Growing Green Families

On World Environment Day last week, The World Alliance for Breastfeeding Action (WABA) and Pesticide Action Network Asia and the Pacific (PAN AP) reminded us that The Earth is Our Mother, and caring for her is essential to our health.

It’s easy to feel defeated by the burden of environmental degradation we have created and carry though; To be aware is to be afraid.

“…How can we become aware, take action, and not let ourselves become so vigilant, so aware, so motivated, and so afraid that we forget to enjoy the beauty of the Earth around us, the sounds of our children and grandchildren laughing, the calm music softly playing, and living our best life?” Master Herbalist and Certified Aromatherapist Donna Walls, RN, BSN, IBCLC, ICCE, ANLC wonders.

Released earlier this year by Praeclarus Press, Walls’ Growing Green Families: A Guide for Natural Families and Healthy Homes offers families a concise, practical guide complete with simple recipes on how to reduce their exposure to environmental toxins. Walls’ casual tone is easy to digest and makes for a speedy read.

She presents a collection of natural alternatives for personal care and housecleaning products, lawn and garden care, recycling strategies and a cleaner way to feed our families.

The recipes she shares come from years of experience as a lover of nature, all used by herself, friends and family or in classes she teaches.

When asked for her favorite recipe… “That’s like picking your favorite child– impossible, but the ones I use most are general cleaning and many of the aromatherapy recipes like the hand sanitizer,” she says.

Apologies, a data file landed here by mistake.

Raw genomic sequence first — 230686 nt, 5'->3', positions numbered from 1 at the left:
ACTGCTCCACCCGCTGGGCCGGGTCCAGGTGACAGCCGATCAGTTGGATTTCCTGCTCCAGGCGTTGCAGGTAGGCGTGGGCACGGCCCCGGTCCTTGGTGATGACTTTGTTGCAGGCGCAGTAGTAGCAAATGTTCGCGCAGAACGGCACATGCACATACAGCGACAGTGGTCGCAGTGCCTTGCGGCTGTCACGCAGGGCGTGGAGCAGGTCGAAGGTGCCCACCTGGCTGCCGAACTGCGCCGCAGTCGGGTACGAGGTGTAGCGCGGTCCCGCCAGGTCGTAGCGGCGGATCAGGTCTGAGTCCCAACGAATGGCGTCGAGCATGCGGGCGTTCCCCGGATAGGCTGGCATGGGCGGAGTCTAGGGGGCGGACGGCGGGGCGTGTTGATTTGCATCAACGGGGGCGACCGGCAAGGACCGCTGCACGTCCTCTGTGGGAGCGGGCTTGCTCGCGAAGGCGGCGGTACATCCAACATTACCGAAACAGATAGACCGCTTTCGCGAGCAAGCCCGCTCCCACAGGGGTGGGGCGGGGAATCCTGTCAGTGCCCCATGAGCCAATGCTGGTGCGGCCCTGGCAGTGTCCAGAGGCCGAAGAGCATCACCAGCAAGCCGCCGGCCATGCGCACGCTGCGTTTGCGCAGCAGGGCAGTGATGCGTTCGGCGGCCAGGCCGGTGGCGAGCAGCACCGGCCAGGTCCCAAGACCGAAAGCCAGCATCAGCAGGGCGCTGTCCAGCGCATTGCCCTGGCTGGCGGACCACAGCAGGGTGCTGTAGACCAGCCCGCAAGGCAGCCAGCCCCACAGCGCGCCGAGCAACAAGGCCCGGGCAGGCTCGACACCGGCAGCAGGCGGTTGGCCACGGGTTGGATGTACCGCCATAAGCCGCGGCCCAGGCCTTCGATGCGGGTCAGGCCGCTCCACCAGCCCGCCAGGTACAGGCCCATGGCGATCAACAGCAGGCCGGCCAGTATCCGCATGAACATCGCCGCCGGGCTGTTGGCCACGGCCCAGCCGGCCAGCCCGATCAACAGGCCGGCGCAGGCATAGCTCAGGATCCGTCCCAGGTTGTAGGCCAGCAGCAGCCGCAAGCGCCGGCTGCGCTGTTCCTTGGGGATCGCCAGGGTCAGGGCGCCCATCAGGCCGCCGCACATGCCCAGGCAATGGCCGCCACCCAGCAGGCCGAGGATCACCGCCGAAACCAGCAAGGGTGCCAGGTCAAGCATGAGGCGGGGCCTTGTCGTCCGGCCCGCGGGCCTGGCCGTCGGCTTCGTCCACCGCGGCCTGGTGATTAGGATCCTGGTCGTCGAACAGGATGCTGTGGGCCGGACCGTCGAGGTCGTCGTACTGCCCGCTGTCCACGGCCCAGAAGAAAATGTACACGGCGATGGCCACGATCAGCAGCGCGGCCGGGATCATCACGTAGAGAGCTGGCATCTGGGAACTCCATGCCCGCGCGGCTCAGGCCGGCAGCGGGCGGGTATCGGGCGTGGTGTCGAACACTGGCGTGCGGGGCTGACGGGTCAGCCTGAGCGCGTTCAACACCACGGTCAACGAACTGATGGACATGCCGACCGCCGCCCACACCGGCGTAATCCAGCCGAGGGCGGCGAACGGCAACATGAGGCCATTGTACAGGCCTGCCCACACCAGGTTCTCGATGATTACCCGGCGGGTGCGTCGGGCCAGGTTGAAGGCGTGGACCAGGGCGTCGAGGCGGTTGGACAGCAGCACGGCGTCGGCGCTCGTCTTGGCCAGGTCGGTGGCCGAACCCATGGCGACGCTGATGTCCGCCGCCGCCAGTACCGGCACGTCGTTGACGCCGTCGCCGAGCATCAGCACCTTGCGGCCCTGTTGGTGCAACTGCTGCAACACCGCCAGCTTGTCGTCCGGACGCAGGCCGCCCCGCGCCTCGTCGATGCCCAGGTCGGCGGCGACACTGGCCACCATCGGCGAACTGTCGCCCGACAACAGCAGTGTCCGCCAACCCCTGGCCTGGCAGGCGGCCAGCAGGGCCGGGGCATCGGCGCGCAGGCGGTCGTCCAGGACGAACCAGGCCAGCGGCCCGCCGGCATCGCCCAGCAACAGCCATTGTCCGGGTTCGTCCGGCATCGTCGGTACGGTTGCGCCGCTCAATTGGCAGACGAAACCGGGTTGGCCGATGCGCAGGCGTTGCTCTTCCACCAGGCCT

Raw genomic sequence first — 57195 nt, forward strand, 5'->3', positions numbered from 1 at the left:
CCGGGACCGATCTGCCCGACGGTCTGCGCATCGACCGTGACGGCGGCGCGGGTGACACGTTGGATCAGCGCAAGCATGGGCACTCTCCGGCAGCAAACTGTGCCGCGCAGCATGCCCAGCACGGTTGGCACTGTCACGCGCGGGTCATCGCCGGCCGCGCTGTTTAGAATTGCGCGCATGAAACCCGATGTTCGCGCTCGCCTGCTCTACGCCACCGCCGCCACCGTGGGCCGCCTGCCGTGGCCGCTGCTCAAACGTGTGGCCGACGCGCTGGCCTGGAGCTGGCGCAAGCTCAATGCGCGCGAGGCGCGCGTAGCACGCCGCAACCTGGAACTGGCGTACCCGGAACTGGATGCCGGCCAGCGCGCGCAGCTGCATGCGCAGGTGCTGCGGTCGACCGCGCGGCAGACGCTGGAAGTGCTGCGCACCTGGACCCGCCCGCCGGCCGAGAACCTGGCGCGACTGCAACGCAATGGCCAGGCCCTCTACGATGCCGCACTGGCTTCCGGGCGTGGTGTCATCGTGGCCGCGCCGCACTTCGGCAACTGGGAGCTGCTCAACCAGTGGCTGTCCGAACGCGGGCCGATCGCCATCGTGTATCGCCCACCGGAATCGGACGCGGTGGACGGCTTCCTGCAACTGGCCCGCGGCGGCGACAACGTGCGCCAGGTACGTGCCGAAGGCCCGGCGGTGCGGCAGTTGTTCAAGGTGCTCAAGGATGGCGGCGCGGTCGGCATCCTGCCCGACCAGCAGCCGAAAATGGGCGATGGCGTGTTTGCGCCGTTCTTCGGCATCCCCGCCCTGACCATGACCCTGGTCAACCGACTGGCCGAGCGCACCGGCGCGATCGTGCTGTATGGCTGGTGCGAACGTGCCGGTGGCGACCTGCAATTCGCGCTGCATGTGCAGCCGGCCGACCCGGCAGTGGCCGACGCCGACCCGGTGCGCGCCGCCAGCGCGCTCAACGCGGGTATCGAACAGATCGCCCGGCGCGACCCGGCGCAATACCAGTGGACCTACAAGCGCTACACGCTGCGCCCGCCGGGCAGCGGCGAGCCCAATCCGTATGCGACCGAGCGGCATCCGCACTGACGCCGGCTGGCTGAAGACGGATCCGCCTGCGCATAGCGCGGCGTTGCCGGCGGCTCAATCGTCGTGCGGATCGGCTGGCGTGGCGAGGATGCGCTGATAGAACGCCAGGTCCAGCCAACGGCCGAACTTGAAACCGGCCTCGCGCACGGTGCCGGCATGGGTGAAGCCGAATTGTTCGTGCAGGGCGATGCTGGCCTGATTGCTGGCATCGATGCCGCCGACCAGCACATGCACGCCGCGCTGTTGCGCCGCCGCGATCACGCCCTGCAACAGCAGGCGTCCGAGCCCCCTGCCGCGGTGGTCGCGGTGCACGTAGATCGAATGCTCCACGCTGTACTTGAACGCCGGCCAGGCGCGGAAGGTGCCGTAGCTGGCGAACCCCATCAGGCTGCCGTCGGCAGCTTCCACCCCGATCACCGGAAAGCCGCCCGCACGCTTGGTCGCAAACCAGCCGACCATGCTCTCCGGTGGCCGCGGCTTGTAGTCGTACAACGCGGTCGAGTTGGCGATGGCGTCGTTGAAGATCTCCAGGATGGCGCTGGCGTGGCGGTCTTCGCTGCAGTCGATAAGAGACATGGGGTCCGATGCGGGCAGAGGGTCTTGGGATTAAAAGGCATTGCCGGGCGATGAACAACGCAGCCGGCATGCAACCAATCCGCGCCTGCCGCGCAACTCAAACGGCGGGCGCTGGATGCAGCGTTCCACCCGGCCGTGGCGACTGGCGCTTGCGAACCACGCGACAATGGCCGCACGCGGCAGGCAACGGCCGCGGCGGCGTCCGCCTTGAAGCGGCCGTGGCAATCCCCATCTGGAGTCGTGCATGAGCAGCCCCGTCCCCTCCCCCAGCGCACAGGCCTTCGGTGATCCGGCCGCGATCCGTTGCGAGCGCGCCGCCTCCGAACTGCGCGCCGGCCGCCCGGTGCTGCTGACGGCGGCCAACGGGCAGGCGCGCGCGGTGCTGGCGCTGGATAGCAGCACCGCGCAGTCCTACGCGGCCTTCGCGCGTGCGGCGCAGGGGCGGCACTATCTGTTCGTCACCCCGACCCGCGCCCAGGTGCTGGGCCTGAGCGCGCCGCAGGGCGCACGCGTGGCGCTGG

Many of the recipes Walls suggests are concocted with easily accessible and relatively inexpensive ingredients like vinegar, plain yogurt, witch hazel, olive oil, baking soda, castile soap, to name a few. Still, some people have concerns about the perceived price of “going green,” like the cost of essential oils and organic food.  

“My usual response is that we all prioritize our budget, so it really is a matter of making healthy, clean living a priority for lifestyle and budget,” Walls begins.

“My snarky response: cancer co-pays are also very pricey,” she alludes to reports by the Environmental Working Group and the Environmental Protection Agency which estimate that many of the products we use are human carcinogens.

Walls’ granddaughter passes on the tradition of green cleaning.

Homemade product preparation has been criticized for being too time-consuming, too.

“Much as with money, we all have priorities,” Walls says. “We have time to do the things we value.”

She suggests combining activities, like preparing products while watching TV or prepping cleaning supplies while cooking. After all, “cleaning with a conscience” starts with vinegar, lemon juice and baking soda, all kitchen cupboard basics!

Of bigger concern is access to organic, clean food in food deserts. It is an opportunity for community and personal activism, Walls says.

She suggests supporting local community gardens, volunteering at local food pantries to help obtain healthy food, and establishing and contributing healthy options to street food cupboards.

Growing Green Families touches on concerns about toxins during pregnancy and nods to breastfeeding as “the best first food.” With fingers crossed, Walls says she hopes to publish her next book with a focus on childbearing years.

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